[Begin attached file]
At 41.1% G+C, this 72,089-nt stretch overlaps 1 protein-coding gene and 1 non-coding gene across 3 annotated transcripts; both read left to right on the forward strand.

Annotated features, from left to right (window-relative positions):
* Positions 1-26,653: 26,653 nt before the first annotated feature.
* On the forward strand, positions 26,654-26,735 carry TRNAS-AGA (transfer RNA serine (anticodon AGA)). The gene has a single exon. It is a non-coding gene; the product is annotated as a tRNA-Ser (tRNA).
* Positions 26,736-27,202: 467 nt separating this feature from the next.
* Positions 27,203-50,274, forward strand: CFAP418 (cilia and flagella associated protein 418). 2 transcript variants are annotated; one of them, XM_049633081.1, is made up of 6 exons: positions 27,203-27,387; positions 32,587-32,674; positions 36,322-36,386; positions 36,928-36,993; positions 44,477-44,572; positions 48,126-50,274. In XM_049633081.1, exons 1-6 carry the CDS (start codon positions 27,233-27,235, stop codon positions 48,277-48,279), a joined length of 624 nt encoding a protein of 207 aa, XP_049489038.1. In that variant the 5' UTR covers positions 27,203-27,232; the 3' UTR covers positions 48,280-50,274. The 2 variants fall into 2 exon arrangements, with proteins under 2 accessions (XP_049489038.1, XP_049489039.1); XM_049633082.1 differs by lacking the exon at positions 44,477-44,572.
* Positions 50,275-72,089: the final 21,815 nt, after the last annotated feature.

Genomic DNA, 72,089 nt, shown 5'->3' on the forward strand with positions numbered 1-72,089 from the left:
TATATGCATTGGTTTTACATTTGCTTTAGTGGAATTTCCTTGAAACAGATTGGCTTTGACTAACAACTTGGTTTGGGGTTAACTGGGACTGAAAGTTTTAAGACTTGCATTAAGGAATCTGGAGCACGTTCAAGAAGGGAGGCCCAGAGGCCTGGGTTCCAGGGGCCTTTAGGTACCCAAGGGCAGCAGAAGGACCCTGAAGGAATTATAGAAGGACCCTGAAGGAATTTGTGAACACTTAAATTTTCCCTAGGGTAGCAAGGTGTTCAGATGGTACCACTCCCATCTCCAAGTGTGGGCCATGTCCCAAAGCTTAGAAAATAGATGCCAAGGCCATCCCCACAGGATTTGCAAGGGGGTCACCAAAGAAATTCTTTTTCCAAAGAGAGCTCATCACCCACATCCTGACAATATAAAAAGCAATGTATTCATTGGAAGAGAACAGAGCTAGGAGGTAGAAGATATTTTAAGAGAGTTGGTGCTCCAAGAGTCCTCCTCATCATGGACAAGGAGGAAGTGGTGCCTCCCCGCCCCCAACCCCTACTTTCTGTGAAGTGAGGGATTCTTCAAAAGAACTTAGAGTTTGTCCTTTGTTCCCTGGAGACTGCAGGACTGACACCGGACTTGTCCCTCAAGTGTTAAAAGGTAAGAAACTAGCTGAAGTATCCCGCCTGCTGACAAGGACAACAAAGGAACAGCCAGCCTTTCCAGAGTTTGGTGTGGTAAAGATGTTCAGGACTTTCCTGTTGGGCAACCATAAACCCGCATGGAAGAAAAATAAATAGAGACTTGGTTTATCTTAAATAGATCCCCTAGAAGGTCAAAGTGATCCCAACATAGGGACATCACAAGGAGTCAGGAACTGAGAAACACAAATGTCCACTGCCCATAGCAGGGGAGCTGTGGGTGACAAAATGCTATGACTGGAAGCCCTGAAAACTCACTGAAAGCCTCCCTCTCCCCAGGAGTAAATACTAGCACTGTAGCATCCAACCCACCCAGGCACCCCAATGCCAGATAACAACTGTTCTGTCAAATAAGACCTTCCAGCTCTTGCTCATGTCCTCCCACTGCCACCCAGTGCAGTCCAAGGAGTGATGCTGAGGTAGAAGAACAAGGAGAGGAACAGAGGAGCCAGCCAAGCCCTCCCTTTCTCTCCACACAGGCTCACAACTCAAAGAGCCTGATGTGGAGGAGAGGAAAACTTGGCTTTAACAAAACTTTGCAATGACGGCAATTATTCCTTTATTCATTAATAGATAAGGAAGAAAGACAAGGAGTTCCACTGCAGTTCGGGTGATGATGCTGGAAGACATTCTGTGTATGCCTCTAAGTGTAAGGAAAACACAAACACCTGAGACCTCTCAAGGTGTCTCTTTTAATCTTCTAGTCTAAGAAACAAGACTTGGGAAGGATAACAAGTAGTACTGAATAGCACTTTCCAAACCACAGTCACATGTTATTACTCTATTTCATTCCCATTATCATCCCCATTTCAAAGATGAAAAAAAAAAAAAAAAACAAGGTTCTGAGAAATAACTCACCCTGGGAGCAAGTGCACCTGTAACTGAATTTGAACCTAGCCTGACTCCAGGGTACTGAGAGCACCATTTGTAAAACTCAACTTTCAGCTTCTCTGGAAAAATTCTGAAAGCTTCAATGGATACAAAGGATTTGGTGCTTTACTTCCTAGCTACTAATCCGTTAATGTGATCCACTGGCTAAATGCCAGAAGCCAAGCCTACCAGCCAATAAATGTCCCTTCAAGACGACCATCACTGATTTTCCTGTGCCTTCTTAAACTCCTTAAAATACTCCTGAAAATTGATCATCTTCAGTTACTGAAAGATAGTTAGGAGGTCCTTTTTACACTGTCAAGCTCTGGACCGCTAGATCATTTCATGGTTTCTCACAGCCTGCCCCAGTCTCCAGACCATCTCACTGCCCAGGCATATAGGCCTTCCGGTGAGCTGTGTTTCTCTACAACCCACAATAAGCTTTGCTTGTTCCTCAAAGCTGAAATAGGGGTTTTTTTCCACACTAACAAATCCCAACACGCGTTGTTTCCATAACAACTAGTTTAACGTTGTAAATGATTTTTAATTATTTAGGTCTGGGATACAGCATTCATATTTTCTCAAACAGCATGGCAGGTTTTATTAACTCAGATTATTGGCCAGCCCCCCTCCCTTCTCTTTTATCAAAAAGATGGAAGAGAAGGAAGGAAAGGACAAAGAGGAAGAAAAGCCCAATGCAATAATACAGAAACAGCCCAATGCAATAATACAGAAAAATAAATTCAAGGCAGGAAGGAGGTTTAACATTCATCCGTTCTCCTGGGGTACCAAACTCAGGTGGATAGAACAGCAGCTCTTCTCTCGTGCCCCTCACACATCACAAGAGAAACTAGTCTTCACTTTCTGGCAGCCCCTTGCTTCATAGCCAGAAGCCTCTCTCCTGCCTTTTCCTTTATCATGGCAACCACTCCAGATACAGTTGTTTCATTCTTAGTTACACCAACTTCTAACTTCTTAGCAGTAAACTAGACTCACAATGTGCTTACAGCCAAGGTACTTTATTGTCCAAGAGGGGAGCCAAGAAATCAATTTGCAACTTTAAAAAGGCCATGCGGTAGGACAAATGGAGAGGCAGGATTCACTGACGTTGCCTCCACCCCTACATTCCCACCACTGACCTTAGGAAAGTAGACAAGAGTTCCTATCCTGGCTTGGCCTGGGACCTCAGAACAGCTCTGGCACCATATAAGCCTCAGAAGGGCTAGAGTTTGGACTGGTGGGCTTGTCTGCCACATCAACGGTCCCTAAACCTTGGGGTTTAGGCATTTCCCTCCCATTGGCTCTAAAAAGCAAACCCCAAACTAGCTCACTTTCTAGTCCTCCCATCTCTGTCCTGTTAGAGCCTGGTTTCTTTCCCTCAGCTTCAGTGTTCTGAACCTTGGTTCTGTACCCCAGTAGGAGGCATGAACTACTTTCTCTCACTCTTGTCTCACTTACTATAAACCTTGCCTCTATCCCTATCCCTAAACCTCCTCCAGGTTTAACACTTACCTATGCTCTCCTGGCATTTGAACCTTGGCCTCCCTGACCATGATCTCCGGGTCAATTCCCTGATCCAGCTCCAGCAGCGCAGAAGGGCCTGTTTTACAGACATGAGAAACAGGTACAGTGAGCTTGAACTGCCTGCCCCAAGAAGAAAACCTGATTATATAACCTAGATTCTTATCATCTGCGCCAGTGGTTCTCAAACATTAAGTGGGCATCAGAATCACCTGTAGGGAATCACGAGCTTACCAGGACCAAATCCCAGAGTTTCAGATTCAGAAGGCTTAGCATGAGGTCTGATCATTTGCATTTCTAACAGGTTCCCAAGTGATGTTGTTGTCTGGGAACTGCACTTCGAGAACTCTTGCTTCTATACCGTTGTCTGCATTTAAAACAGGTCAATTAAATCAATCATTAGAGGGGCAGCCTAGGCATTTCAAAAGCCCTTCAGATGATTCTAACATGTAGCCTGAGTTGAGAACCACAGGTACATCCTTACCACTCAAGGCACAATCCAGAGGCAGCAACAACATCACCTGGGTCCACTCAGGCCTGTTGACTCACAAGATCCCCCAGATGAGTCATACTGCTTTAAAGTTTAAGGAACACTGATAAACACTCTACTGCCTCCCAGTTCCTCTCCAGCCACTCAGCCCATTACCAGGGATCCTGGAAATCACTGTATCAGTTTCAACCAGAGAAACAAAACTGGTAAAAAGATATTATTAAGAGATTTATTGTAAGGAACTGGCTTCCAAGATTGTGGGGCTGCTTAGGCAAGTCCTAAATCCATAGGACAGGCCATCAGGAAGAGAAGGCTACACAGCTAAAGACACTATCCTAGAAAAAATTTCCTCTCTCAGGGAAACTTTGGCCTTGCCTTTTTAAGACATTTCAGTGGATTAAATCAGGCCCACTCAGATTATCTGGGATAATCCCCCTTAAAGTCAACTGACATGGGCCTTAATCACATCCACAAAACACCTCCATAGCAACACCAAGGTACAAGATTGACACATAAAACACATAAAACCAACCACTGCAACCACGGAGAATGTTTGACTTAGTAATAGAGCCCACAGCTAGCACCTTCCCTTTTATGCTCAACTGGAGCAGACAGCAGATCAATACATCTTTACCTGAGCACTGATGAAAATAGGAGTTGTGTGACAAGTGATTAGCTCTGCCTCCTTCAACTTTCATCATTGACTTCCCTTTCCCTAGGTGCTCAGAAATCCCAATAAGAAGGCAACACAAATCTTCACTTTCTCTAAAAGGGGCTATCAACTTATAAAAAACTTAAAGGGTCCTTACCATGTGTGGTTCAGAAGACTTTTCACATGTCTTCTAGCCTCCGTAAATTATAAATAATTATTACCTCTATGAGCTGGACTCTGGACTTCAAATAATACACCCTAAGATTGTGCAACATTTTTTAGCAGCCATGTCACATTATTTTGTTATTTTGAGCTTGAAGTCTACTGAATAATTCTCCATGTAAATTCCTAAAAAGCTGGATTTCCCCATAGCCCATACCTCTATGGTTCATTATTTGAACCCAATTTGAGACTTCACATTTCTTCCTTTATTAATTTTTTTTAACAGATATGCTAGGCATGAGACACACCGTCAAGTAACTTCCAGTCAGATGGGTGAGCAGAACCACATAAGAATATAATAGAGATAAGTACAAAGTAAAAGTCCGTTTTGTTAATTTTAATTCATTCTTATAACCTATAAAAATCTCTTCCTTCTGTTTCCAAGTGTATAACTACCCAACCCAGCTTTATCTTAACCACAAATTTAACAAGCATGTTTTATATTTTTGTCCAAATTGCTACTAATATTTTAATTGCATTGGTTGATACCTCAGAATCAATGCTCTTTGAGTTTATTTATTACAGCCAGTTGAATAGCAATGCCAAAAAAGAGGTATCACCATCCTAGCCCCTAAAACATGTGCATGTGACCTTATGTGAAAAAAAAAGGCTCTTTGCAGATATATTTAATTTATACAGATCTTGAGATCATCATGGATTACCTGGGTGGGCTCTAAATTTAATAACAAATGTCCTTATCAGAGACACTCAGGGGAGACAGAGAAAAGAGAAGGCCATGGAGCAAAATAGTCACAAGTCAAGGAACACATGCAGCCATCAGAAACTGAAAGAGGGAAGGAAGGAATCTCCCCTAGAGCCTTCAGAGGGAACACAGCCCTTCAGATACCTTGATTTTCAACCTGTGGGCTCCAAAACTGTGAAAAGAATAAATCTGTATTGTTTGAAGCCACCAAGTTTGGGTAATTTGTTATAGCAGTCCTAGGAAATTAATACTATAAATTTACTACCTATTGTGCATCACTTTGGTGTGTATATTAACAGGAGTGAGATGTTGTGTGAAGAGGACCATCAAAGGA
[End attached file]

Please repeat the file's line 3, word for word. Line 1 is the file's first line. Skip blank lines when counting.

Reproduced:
* Positions 1-26,653: 26,653 nt before the first annotated feature.